4. The appellants thereafter applied to Mr. Justice Buckland for an order for setting aside the a ward and the contention that was urged before the learned Judge was that, having regard to the nature of the case, the appellants should have been allowed an opportunity of adducing evidence before the said Tribunal of Arbitration of the Bengal Chamber of Commerce.
5. In order to appreciate the precise significance of this contention, it is necessary to see what the appellants put forward before the Bengal Chamber of Commerce in their statement of case. That statement was in reply to statement of case sent in by the respondents. The respondents in their statement made it perfectly clear that their bill had been made out on the footing of the difference in price of the goods between the contract rate and the market rate on the 15th of October 1925 and that in their view the 15th of October 1925 was the due date for ascertainment of damages in the events which had happened. The appellant firm in their statement of case to the Bengal Chamber of Commerce by way of reply stated as follows:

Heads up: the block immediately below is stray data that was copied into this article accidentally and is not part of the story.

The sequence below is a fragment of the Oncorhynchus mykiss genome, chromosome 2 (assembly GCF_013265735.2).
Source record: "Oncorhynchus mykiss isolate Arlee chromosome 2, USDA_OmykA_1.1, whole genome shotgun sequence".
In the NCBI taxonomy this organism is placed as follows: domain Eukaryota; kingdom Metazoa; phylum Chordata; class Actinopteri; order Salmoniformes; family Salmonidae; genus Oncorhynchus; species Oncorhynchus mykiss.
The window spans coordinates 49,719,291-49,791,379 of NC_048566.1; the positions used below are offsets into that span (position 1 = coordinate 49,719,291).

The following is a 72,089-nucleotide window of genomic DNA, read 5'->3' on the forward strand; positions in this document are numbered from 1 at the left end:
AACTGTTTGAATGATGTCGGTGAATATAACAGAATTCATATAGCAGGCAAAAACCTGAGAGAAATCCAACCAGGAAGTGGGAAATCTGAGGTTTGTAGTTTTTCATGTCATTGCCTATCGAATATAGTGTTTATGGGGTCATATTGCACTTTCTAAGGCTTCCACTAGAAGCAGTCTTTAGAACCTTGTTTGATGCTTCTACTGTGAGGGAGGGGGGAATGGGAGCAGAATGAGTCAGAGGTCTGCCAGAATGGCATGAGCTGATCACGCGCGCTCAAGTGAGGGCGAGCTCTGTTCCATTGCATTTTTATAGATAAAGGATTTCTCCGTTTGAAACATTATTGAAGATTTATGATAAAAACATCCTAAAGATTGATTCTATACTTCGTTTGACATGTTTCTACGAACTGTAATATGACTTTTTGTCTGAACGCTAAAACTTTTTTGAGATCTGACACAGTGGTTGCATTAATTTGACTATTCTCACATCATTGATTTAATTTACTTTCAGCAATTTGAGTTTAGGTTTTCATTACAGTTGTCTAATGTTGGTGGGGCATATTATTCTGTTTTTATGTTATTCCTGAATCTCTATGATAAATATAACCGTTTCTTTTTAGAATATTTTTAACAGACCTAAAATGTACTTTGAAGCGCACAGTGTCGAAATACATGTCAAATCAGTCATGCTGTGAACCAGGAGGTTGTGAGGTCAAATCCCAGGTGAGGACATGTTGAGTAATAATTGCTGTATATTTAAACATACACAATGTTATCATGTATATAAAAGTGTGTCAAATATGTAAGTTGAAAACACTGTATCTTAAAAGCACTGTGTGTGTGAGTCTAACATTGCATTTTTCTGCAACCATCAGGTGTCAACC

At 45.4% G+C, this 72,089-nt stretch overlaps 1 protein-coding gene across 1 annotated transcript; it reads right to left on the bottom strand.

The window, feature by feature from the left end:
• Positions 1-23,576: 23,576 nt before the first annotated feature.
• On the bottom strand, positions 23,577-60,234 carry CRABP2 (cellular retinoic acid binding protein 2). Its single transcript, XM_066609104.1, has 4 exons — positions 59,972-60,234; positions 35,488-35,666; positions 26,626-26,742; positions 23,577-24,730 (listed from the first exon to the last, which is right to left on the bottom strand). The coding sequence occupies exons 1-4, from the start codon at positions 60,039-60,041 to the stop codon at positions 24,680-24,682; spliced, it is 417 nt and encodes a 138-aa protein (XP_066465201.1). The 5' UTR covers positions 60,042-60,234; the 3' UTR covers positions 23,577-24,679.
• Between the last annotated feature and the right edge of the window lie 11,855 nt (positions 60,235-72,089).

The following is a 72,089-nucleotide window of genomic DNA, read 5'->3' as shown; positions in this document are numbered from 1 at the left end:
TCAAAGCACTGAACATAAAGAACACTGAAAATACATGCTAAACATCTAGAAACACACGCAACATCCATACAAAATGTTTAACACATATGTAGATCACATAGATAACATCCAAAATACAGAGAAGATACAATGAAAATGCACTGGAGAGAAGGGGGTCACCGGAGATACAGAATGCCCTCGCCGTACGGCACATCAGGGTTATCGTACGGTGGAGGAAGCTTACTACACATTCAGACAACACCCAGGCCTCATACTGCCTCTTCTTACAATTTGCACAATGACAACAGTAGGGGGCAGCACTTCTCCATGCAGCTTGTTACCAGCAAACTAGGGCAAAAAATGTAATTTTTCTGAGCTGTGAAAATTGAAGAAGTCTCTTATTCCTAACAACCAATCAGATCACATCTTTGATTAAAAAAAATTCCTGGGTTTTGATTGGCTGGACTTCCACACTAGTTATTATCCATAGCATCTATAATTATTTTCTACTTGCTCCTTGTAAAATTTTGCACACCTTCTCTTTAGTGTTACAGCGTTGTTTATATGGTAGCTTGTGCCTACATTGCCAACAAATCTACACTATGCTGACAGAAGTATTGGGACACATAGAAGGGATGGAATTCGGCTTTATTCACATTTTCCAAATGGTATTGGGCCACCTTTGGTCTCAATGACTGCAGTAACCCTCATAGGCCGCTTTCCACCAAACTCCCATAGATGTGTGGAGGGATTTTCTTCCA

We contend that the buyers have not suffered any damages and we ask for an opportunity to place evidence on the basis of the 30th September 1925, after the buyers have submitted a revised statement of their alleged claim. The claim for Rs. 35,437-8-0, propounded on an imaginary and fictitious basis, is wholly untenable and absurd on the face of it and the arbitrators, we humbly submit, will find no difficulty in rejecting the claim. For, assuming for a moment that there was an extension up to 31st October, no claim can be put forward on the basis of the 15th October as the alleged due date on delivery which was never the due date according to the case of both parties.
6. In these circumstances the learned Judge had to consider whether, having regard to the rules of the Bengal Chamber of Commerce, it was incumbent upon the Tribunal for Arbitration of the Bengal Chamber of Commerce to give the appellants an opportunity of adducing oral, evidence.